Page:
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Xbox One S All-Digital Edition with no disc drive rumored to launch in May

Xbox One S All-Digital Edition

While the video game industry appears to be ramping up to the next generation of consoles, this generation might still have a surprise or two in store for us. On Tuesday, Windows Central, citing its sources, reported that a disc-less Xbox One, codenamed Xbox Maverick, will be available to preorder in mid-April of this year, with a full launch planned for early May. The console will supposedly be called the Xbox One S All-Digital Edition.

Reports of an Xbox One without a disc drive have been floating around the internet for months, but this is the first we’re hearing about concrete release plans and a potential name for the product. Digital purchases have become far more common this generation than they were in the last, and with the advent of digital-only services like Xbox Game Pass and Project xCloud, a disc-less console is finally a viable option for gamers.

The report doesn’t include any pricing information, but without a disc drive, the All-Digital Edition should be the most affordable Xbox to date. Sources claim that Microsoft is considering revealing a Fortnite-edition console with a custom design in the near future as well, but it’s unclear if it will be disc-less or not.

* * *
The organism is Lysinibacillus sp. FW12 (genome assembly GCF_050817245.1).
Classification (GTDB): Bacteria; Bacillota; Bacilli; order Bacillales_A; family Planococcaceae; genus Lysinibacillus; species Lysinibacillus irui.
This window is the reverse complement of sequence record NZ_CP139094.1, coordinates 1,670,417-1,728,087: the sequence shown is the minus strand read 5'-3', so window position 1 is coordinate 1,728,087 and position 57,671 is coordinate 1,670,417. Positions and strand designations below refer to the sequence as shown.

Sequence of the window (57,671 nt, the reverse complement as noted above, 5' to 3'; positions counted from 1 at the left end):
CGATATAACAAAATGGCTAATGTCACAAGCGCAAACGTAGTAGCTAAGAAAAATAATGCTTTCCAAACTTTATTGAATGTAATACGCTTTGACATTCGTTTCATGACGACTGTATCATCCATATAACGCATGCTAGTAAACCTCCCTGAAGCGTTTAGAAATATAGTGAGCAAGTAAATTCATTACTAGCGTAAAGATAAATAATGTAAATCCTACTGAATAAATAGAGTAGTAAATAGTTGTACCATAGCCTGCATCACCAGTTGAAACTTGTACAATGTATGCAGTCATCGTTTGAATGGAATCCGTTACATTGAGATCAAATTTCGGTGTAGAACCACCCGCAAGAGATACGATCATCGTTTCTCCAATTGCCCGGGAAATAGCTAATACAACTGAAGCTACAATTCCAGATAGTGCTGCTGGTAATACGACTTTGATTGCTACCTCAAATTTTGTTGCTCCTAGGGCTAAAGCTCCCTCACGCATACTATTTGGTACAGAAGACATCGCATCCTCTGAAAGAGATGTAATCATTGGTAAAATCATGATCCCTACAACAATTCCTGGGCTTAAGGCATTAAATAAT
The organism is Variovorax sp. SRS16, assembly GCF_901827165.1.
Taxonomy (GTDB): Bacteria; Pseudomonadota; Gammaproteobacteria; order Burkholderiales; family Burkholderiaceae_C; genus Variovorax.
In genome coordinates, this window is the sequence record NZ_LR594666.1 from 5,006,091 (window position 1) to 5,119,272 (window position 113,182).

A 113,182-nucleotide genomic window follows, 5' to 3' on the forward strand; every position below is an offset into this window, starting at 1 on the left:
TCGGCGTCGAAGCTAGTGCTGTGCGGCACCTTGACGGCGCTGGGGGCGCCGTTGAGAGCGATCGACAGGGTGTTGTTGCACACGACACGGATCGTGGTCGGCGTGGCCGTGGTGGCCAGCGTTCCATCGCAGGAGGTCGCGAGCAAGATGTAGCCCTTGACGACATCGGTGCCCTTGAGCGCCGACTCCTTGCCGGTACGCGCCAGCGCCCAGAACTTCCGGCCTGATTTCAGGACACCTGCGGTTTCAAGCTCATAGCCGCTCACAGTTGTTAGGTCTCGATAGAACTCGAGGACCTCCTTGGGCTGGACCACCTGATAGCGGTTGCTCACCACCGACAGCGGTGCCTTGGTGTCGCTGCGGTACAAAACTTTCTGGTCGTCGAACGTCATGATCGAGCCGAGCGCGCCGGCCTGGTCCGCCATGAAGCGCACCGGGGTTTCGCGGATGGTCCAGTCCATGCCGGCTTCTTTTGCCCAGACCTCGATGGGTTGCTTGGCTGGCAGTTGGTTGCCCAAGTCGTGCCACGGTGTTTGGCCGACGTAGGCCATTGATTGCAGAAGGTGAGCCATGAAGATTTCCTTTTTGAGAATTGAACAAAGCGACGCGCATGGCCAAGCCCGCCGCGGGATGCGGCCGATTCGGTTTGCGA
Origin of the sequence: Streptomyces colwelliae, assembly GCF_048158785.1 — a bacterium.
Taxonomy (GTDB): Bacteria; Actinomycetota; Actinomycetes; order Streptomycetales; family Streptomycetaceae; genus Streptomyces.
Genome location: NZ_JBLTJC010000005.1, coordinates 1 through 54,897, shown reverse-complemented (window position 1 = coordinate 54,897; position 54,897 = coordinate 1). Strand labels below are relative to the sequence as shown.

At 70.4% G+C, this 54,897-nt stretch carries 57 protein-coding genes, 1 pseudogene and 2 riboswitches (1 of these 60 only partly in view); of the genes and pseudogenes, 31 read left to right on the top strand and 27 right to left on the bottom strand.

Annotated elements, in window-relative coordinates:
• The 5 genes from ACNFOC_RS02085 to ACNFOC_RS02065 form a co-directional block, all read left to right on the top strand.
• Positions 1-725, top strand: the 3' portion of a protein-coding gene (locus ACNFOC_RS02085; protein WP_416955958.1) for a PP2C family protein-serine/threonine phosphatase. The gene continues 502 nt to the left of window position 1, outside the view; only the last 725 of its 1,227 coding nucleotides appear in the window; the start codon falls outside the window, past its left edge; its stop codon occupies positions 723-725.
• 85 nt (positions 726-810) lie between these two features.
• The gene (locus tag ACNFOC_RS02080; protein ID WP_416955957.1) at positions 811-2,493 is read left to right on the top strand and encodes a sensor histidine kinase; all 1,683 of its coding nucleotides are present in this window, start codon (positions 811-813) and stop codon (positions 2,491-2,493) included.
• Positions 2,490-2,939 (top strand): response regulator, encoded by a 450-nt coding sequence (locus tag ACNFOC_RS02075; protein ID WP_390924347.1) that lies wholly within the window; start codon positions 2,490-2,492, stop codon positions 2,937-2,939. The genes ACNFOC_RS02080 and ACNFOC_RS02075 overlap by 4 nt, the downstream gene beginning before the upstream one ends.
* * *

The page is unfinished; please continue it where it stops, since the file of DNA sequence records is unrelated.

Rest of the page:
Not everyone is ready to ditch physical media, especially when there’s still a risk that our digital game library will go up in smoke at some point in the future. But Microsoft has been talking about becoming platform-agnostic for years now, with rumors floating around that the Xbox Game Pass subscription service could even come to the Switch one day. So as long as Microsoft will give consumers the ability to carry their digital library and subscriptions over to new devices, the idea of owning a disc-less console suddenly makes a lot of sense.

Jacob started covering video games and technology in college as a hobby, but it quickly became clear to him that this was what he wanted to do for a living. He currently resides in New York writing for BGR. His previously published work can be found on TechHive, VentureBeat and Game Rant.

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